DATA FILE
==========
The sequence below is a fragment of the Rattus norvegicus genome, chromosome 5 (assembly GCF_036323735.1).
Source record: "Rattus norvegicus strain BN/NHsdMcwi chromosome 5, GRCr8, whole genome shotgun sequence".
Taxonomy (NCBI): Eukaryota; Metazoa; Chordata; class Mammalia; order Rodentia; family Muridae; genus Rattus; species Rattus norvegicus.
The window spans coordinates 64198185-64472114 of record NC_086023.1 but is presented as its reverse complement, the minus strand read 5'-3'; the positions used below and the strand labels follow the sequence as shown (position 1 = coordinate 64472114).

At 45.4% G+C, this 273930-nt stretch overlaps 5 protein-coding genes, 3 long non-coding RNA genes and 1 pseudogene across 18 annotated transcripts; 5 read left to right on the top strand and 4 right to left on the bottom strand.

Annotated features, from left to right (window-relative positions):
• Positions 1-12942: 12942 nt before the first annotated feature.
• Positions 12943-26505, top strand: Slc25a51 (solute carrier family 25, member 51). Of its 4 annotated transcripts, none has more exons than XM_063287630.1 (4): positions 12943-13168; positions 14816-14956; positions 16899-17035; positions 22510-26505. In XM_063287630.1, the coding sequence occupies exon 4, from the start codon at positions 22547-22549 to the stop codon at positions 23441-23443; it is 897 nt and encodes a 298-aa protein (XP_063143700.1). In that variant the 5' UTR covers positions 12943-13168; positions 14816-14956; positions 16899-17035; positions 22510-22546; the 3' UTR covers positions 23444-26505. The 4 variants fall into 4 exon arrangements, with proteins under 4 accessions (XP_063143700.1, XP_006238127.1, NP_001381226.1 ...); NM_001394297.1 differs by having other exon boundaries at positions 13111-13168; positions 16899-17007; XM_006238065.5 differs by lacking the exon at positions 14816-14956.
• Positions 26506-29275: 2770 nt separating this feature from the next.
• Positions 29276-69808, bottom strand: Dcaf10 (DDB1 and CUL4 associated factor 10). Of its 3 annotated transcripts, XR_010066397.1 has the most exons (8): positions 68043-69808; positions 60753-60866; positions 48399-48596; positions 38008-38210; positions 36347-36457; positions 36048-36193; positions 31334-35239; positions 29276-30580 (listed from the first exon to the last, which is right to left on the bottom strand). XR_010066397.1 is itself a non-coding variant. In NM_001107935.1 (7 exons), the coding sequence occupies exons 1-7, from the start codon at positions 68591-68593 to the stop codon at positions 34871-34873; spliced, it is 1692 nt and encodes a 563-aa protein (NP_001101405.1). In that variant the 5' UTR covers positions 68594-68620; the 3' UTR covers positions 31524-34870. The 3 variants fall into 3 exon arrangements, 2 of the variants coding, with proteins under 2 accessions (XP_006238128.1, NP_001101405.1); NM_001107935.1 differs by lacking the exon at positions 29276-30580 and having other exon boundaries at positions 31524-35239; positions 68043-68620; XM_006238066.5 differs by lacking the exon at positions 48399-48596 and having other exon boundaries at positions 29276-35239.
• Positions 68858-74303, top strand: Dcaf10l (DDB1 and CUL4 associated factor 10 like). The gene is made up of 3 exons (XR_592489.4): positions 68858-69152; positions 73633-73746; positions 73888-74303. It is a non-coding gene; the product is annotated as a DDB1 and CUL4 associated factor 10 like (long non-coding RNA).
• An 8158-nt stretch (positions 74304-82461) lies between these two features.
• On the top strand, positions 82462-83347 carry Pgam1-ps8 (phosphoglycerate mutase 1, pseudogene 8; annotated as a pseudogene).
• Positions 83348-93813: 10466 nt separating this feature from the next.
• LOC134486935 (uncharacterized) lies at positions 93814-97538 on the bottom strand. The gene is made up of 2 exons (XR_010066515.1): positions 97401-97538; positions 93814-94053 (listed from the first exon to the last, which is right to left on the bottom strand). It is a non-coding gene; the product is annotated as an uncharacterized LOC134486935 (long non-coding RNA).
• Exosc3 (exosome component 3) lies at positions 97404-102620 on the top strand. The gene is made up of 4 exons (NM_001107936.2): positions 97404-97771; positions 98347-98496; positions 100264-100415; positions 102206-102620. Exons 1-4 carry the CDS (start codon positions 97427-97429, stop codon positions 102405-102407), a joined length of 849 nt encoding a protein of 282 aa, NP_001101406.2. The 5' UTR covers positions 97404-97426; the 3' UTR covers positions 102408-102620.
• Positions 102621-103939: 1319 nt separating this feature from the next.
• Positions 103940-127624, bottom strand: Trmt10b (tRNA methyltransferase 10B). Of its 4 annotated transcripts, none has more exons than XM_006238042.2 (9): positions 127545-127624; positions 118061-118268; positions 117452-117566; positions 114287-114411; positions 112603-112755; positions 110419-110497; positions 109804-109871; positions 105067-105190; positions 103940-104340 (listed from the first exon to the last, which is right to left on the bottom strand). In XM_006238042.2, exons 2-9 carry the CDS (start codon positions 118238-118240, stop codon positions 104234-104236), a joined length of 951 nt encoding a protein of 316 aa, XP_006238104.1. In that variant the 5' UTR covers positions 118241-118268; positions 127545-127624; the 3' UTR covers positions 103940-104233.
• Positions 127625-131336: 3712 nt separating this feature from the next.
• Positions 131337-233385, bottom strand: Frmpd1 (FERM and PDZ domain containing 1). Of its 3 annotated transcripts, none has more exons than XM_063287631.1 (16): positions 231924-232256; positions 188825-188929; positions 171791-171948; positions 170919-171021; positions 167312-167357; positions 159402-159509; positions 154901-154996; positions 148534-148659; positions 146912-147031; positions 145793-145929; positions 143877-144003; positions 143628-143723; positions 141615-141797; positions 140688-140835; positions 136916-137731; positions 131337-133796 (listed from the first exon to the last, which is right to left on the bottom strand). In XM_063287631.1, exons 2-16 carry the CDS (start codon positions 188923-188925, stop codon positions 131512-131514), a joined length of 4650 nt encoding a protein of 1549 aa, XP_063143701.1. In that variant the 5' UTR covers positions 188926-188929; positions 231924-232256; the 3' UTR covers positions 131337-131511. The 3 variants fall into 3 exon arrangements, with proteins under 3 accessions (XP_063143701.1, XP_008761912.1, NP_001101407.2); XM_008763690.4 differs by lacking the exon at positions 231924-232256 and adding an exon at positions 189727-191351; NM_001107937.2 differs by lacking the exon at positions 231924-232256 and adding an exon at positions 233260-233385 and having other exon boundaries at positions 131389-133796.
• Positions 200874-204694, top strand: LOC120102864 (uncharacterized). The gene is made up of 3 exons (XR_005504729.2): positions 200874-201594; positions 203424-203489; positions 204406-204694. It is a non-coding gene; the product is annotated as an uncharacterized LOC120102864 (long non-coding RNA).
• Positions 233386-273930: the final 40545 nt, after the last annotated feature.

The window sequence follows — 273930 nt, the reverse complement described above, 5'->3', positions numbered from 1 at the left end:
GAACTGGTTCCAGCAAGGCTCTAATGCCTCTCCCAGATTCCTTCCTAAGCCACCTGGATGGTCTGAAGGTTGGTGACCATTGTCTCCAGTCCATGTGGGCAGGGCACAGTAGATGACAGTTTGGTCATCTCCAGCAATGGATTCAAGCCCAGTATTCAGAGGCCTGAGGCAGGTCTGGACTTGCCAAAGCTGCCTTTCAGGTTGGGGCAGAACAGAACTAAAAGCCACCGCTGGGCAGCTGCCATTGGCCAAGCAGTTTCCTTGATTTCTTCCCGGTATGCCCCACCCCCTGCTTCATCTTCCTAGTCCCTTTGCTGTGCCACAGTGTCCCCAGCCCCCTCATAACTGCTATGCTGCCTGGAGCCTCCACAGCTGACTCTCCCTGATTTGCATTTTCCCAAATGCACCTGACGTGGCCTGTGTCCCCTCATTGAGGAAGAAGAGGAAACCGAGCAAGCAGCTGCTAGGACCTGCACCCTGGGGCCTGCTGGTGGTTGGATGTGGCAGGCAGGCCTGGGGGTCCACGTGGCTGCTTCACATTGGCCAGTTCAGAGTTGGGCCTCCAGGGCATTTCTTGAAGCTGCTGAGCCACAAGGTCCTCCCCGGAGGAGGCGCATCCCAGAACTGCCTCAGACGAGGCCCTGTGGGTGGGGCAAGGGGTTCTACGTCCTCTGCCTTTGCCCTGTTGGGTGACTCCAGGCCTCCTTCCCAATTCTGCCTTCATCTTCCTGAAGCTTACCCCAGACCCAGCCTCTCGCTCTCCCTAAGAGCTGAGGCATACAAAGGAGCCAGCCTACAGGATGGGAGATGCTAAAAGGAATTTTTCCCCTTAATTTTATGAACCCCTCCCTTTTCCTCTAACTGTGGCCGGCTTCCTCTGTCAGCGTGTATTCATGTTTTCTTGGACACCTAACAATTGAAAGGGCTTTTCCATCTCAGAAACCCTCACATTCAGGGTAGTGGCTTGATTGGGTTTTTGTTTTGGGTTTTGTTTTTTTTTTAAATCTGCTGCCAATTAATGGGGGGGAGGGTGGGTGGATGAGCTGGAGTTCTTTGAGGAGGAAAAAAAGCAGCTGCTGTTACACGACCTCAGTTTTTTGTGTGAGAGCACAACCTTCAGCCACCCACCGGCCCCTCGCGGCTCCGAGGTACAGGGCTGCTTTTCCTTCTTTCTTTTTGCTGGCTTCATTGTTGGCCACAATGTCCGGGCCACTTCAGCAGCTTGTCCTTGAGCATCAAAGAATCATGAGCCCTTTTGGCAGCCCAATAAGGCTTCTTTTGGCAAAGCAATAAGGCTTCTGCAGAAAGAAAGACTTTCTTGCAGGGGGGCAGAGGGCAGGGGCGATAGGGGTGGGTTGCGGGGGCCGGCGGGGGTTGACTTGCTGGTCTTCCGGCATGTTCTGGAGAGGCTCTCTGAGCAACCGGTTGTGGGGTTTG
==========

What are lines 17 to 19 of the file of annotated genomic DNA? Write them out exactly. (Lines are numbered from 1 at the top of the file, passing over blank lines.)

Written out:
• Positions 102621-103939: 1319 nt separating this feature from the next.
• Positions 103940-127624, bottom strand: Trmt10b (tRNA methyltransferase 10B). Of its 4 annotated transcripts, none has more exons than XM_006238042.2 (9): positions 127545-127624; positions 118061-118268; positions 117452-117566; positions 114287-114411; positions 112603-112755; positions 110419-110497; positions 109804-109871; positions 105067-105190; positions 103940-104340 (listed from the first exon to the last, which is right to left on the bottom strand). In XM_006238042.2, exons 2-9 carry the CDS (start codon positions 118238-118240, stop codon positions 104234-104236), a joined length of 951 nt encoding a protein of 316 aa, XP_006238104.1. In that variant the 5' UTR covers positions 118241-118268; positions 127545-127624; the 3' UTR covers positions 103940-104233.
• Positions 127625-131336: 3712 nt separating this feature from the next.